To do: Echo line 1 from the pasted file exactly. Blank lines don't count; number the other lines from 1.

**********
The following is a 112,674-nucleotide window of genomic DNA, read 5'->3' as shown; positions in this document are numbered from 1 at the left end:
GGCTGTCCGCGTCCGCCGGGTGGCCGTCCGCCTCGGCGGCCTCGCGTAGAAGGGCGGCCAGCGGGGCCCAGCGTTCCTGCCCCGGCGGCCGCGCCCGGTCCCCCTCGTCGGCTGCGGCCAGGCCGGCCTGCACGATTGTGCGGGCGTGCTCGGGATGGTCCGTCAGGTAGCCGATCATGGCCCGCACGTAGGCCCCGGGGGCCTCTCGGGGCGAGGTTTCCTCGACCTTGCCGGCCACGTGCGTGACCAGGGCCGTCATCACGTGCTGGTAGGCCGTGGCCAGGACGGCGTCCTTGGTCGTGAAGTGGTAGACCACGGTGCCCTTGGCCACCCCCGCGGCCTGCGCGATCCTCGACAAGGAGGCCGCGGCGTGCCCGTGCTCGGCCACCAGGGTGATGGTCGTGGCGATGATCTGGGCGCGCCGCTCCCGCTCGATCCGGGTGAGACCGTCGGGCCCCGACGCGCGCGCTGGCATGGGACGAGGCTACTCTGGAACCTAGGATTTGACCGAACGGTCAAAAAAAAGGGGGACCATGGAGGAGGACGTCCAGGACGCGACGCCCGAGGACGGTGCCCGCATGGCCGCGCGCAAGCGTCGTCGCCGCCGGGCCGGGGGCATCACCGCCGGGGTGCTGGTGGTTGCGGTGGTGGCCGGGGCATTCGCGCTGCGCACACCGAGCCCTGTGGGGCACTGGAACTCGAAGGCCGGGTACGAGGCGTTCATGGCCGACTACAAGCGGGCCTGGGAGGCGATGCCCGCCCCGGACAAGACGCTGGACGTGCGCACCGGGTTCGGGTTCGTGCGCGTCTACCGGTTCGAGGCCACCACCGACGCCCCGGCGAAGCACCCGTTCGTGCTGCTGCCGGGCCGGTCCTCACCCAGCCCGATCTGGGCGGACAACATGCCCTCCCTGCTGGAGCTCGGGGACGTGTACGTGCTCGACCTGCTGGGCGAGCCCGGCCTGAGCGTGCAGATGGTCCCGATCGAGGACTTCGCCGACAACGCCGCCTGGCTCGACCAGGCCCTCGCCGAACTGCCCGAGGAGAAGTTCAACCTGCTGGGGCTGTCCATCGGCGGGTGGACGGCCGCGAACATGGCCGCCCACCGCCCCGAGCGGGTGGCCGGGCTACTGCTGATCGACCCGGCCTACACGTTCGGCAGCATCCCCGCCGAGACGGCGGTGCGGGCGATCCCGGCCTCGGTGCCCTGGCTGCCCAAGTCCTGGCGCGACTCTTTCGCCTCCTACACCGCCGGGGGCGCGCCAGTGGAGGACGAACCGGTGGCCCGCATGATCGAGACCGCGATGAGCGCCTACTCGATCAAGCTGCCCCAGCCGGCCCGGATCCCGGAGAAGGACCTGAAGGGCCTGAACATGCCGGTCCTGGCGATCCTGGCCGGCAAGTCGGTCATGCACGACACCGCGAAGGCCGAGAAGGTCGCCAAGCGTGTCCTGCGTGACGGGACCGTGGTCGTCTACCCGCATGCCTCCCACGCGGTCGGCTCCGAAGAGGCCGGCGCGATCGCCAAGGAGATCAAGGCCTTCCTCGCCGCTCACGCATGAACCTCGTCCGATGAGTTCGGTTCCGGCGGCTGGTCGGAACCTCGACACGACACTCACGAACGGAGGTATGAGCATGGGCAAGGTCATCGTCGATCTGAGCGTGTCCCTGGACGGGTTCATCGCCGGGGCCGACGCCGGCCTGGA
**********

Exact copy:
The following is a 112,674-nucleotide window of genomic DNA, read 5'->3' as shown; positions in this document are numbered from 1 at the left end: